I really loved this book as a young boy in elementary school. That was probably the last time I read through it.

Feeling nostalgic, I decided to go ahead and pick this up to re-read it after all these years. It holds up decently as an adult but you really notice it's flaws.

My main complaint is that it ends so abruptly. I don't remember that, but the end of the books feels really rushed, like the author said, "Whoops, I'm going on too long here," and decided to wrap it up quickly. Not so noticeable as a young kid with a short attention span but pretty jarring when an adult. Still, this book was made for kids so it's excusable.
Dead Samurai
I could not stop reading Hatchet. The story is astonishing - not least because author Gary Paulsen says he himself experienced nearly everything that happens to the book's only real character, Brian. The adventures and threats and risks and successes of trying to survive alone in the Canadian wilderness are told in rich detail. But the most riveting parts of Hatchet are those that show how Brian's mind works, because his brain, even more than his body, has to make sense of his new world. Paulsen brilliantly describes, sometimes second by second, how Brian wrestles with shock, fear, confusion, and the absolute need to survive. Although to my surprise I found six or eight typos in this edition, I consider the story and the writing outstanding.
Stylish Monkey
When "Hatchet" was first published, I was 17 and heading off to college and was losing touch with young adult novels. Twenty three years later, I heard my son mention this as required reading in a 5th grade reading challenge our county library, King County Washington, puts on every hear. Once again, I paid little attention until about three weeks ago and we were in a book store, this was sitting on an end-cap and he mentioned how much he liked the book and that I should give it a try. Right there, I went on my phone and downloaded the kindle edition and started reading it when I got home. One nonstop sitting later and I was done, completely enveloped in the story of Brian Robeson that Gary Paulsen created.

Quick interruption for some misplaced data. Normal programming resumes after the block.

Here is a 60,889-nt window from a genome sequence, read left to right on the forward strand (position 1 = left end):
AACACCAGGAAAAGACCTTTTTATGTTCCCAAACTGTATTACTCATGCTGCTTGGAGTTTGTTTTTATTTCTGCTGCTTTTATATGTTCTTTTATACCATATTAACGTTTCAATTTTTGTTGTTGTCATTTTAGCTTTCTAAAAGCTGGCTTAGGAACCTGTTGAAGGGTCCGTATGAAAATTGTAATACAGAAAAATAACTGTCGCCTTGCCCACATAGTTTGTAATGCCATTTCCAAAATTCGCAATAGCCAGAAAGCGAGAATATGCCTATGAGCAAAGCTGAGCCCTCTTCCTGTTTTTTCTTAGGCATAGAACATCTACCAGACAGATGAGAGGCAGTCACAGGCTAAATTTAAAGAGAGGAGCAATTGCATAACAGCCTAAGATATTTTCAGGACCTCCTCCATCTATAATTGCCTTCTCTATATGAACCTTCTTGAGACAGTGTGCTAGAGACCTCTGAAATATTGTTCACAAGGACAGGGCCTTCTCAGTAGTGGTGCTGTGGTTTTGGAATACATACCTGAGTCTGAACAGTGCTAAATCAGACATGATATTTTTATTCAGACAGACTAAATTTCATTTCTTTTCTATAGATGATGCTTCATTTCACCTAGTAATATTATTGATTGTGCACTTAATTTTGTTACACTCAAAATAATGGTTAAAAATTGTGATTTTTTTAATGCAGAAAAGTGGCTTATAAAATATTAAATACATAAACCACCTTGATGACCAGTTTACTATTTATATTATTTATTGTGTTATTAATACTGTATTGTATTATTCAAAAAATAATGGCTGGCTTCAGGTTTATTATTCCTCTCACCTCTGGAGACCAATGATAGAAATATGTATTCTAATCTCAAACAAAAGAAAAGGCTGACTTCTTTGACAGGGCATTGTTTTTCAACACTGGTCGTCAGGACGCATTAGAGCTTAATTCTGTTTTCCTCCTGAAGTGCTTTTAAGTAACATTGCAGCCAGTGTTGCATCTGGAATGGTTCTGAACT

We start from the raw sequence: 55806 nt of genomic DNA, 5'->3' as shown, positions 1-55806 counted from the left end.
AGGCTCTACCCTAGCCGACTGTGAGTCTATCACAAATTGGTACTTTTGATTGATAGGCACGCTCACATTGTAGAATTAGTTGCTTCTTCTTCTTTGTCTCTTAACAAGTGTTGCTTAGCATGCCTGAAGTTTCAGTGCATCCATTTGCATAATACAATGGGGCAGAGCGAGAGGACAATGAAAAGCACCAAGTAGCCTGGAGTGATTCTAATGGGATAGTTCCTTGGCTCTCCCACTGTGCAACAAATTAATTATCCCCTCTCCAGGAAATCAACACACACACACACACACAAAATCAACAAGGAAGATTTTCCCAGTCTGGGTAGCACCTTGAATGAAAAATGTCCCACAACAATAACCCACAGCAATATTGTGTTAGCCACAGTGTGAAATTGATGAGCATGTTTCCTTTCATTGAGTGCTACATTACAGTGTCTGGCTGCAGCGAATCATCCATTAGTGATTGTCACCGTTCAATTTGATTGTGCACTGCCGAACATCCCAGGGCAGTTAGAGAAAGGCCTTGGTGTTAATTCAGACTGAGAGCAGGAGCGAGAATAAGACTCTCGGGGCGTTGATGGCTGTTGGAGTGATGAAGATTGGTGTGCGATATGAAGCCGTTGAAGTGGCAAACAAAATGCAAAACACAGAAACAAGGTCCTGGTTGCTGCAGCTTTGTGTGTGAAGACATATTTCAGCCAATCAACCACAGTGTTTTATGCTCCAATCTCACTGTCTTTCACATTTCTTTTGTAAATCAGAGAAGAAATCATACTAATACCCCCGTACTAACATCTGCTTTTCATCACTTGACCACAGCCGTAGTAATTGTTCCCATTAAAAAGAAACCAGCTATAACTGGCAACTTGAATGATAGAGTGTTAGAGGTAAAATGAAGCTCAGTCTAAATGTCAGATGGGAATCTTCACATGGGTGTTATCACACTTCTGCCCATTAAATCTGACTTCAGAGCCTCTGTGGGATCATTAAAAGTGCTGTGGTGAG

This coming of age story about survival and finding oneself after being left to ones own devices in the wilderness. This novel reminded me a lot of another young adult book I read a few years ago and loved, "Touching Spirit Bear". Unlike "Touching Spirit Bear", "Hatchet" starts with Brian, child of recently divorced parents, being sent to visit his father in Canada where he now works. Brian is being flown from his mother's in Long Island on a single prop plane when the pilot has a heart attack mid-flight, dies and Brian survives the crash of the plane.

Like all good coming of age stories, Brian encounters his share of believable, but harrowing encounters with nature, animals and his own internal demons (his parents divorce and the secret he knows that led to their break-up). As a child of divorce, I can still relate to the emotional turmoil that Paulsen creates with Brian and can imagine how much more powerful this book would be to an early teen going through life transformations, especially someone in a similar family situation. As an adult, I found this to be a entertaining read and adventure and will be certain my younger two children read it as they get older.
A must read! I'm not a huge reader, never really enjoyed physical reading, I much prefer audio books, but this book is a childhood favorite that I can read over and over again! Any kid would love this book!